Back to School: High School Weight Training

All high school athletes can benefit from a proper weight training program. A well-developed weight training program can help improve power, speed, coordination, flexibility, and endurance. Proper training helps to reduce the chance of injury by developing muscle, ligament, and bone strength and endurance.

The Three Principles of Training

The three principles of training are the scientific theories behind training properly to make the most progress in strength and endurance. It’s important to understand these principles to train properly!

  1. The Principle of Overload
  2. The Principle of Progression
  3. The Principle of Supercompensation

Let’s break these down further.

The principle of overload is the idea that the body must be “overloaded” to functionally improve its body strength. There are multiple ways to do this. The most obvious way to overload your body is to increase your weight, but you can also increase the number of repetitions or by decreasing the amount of rest time in between sets. By pushing your body further than before, its forced to strengthen its muscles and tendons, increasing your overall strength.

The principle of progression is the idea that the amount of overload must be continuously progressed or pushed further. This principle helps to avoid plateaus by increasing the stress on the body over time. Once your body adjusts to the higher weight or reps, you must adjust again. An additional adjustment could be increasing the amount of weight or reps or decreasing the rest time. Usually, athletes choose to cycle between the options. So, an athlete might start by increasing weight, plateau, increase the number of reps, plateau, decrease rest time, plateau, and start again.

The principle of supercompensation is the theory that each workout must break down the body to a certain degree and that the body must be allowed to recover before pushing forward again. The point of supercompensation is when the body has had enough time to recover and adapt to the increased stress of the previous workout. This point is the perfect mix of not too much time in between and not too little time in between, both of which can lead to a decrease in strength.

With beginner to intermediate lifters, a three-day training system with 48-72 hours of recovery in between sessions is standard. When the weight increases, more advanced lifters need longer 72-96 hour periods of recovery. A standard program will switch between upper and lower body to give longer recovery periods to each part of the body.

Equipment & Sessions

When you’re creating a weight training program, you need to use what you have. This can be school-provided equipment, the amount of time you have in the training room and the number of weeks you have to train. Additionally, the reason you’re training changes how you’ll train. If you’re using weight training as a football lineman, you’re going to train differently than a soccer player.

An entire weight lifting session should take no longer than one hour to complete. Quality is far more important than quantity for strength training. If you want to increase your level of difficulty, increase your weights or reps before increasing the number of exercises you’re putting your body through.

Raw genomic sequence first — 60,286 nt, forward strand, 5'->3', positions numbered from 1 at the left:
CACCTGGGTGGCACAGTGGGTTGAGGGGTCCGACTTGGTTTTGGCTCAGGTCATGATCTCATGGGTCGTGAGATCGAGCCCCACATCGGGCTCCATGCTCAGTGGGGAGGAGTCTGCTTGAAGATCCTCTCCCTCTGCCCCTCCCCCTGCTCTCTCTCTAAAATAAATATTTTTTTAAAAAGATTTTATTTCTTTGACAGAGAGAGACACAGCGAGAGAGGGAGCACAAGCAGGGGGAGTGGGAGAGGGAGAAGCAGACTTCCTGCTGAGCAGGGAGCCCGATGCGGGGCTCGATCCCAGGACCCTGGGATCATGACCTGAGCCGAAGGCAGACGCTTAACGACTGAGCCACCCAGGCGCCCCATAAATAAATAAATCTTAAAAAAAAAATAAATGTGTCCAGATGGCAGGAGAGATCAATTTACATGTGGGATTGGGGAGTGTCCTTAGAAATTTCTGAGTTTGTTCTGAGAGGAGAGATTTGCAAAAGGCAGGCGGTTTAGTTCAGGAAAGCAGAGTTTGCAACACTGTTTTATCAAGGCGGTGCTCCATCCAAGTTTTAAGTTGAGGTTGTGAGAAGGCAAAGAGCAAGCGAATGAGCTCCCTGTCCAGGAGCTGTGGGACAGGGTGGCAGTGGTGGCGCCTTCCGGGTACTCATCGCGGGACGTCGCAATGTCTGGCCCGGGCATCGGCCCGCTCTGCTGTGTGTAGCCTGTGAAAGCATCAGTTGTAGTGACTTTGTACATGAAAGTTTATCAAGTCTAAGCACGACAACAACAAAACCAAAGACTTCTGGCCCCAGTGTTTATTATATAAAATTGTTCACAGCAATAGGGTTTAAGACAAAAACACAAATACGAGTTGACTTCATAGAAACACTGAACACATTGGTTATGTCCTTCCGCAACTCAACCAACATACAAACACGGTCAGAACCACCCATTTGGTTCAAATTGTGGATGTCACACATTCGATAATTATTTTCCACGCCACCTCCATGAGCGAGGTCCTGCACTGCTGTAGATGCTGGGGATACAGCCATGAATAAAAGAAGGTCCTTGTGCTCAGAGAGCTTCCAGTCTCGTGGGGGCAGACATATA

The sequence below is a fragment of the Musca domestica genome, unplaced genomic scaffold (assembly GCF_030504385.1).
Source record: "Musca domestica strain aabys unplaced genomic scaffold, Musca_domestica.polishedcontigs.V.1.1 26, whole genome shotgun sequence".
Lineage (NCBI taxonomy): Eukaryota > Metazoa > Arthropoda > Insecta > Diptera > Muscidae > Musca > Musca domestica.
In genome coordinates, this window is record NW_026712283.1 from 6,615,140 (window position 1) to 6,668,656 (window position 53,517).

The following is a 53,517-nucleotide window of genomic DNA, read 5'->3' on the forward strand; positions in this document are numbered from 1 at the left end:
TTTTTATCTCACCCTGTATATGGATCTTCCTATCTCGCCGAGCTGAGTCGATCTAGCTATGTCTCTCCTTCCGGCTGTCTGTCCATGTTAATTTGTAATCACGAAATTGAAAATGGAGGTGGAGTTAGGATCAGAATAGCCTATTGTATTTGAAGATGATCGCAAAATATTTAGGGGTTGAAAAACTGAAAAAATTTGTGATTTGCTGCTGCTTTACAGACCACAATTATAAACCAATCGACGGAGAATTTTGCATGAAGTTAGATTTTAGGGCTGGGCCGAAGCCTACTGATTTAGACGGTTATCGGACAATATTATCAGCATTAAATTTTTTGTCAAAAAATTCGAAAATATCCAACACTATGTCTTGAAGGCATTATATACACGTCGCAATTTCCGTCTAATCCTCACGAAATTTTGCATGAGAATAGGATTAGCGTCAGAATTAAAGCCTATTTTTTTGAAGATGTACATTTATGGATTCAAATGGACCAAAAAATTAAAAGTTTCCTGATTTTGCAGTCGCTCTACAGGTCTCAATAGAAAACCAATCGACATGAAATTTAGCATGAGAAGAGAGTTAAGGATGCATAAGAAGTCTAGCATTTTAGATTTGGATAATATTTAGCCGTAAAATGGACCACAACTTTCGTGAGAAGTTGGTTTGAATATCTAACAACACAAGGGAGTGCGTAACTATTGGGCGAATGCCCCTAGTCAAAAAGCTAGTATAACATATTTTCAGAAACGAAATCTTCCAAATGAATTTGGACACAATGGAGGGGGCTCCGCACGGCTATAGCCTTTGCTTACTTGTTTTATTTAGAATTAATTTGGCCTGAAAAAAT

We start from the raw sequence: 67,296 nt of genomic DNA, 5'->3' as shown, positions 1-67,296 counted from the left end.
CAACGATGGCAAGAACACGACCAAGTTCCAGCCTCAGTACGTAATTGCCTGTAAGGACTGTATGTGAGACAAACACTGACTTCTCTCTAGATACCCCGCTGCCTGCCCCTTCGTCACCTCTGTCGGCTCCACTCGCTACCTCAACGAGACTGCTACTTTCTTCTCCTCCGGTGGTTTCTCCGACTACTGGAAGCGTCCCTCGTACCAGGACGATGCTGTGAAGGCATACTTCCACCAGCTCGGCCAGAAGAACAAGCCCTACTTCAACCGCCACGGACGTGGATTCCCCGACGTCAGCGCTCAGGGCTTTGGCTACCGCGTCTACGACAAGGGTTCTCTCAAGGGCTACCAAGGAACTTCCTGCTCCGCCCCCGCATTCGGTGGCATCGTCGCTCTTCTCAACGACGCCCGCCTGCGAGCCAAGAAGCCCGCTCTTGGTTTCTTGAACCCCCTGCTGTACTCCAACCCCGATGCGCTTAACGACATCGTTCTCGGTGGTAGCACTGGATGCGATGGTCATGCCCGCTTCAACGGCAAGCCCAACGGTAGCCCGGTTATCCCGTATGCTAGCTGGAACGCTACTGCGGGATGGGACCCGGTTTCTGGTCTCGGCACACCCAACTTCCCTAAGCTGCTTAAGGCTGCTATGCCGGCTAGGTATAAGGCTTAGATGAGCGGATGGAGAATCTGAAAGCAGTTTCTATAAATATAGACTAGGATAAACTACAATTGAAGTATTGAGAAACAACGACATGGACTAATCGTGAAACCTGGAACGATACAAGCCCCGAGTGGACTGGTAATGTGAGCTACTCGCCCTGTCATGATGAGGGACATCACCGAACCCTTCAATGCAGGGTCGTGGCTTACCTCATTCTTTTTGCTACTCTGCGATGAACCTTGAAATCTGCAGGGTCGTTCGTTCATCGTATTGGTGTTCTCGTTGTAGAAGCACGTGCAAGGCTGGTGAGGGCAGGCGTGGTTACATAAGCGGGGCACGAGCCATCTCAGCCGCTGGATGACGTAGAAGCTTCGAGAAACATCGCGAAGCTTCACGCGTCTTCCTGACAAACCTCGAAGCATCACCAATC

Control & Technique

It’s important to execute the exercises properly to actually make a difference in your strength. Exercises need to be performed in a slow, controlled manner. Fast, jerking movements do not properly isolate the muscles to strengthen them. Your weight should move because your muscles are literally moving them, not because of momentum. That is a recipe for injury.

When you train the exercise, you want to train the full movement. For example, if you’re doing a bench press, you want to have a controlled movement both up and down. You’ll want to use a full range of movement and avoid short, jerky movements.

Sets & Reps

For compound exercises (multiple muscle groups), you’ll want three to five sets per exercise. For isolation movements (one muscle group), you’ll want one to three sets.

Choose the reps you’ll complete based on your goals. High reps, 12 plus, increase muscular endurance but doesn’t really help size or strength. For building muscle mass, you’ll want 8-12 reps. For increasing strength, you’ll want 4-8 reps. 1-4 reps are best used for the highest amount of strength and weight.

Runners for track, soccer, and cross country would benefit from high reps to gain muscular endurance without packing on mass. Football, rugby, and bulking wrestlers would benefit from medium to low reps to increase strength and muscle mass. Beginners should start with higher reps on lower weights and progress as they gain confidence.

Body Groups & Exercises

You’ll need to choose your exercises by dividing your body into Upper, Middle (Core), and Lower parts. Upper Body includes chest, shoulders, upper back, and arms. Middle Body includes abs and low back. Lower Body includes legs (hamstrings, glutes, quads, and calves) and hips. Proper weight training sessions work all three parts of the body in a balanced manner to improve overall strength and flexibility.

Safety Precautions

Warm up properly with light stretching for the whole body and with lighter weighted warm up sets for each exercise.

Use weight collars to avoid weights sliding off the ends of barbells. Grab a friend or coach to spot your movements if you have a problem with the heavier sets.

Use correctly weighted machines and free weights. They should be heavy enough to push you, but not so heavy that you’re risking injury or unable to complete the rep properly.

Kelsey Xander
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